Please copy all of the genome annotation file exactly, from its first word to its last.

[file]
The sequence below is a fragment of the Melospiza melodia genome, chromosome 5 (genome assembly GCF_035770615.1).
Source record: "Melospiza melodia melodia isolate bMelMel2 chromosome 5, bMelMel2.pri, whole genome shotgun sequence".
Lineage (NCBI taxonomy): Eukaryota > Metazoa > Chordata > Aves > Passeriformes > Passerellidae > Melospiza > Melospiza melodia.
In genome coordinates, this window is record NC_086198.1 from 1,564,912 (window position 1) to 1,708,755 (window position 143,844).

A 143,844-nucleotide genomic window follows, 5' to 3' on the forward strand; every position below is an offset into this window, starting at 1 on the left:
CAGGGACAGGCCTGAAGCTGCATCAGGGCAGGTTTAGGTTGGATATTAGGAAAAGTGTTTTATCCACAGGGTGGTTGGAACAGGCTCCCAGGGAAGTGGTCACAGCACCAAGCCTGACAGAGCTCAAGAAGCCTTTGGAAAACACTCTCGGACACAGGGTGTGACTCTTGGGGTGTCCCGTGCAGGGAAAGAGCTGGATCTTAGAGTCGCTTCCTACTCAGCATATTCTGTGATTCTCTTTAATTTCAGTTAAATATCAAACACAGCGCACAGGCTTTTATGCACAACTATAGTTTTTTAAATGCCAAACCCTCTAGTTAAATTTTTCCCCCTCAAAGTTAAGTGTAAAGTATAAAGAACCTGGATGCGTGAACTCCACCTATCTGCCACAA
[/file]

The sequence below is a fragment of the Melospiza melodia genome, chromosome 5 (genome assembly GCF_035770615.1).
Source record: "Melospiza melodia melodia isolate bMelMel2 chromosome 5, bMelMel2.pri, whole genome shotgun sequence".
Lineage (NCBI taxonomy): Eukaryota > Metazoa > Chordata > Aves > Passeriformes > Passerellidae > Melospiza > Melospiza melodia.
In genome coordinates, this window is record NC_086198.1 from 1,564,912 (window position 1) to 1,708,755 (window position 143,844).

A 143,844-nucleotide genomic window follows, 5' to 3' on the forward strand; every position below is an offset into this window, starting at 1 on the left:
CAGGGACAGGCCTGAAGCTGCATCAGGGCAGGTTTAGGTTGGATATTAGGAAAAGTGTTTTATCCACAGGGTGGTTGGAACAGGCTCCCAGGGAAGTGGTCACAGCACCAAGCCTGACAGAGCTCAAGAAGCCTTTGGAAAACACTCTCGGACACAGGGTGTGACTCTTGGGGTGTCCCGTGCAGGGAAAGAGCTGGATCTTAGAGTCGCTTCCTACTCAGCATATTCTGTGATTCTCTTTAATTTCAGTTAAATATCAAACACAGCGCACAGGCTTTTATGCACAACTATAGTTTTTTAAATGCCAAACCCTCTAGTTAAATTTTTCCCCCTCAAAGTTAAGTGTAAAGTATAAAGAACCTGGATGCGTGAACTCCACCTATCTGCCACAA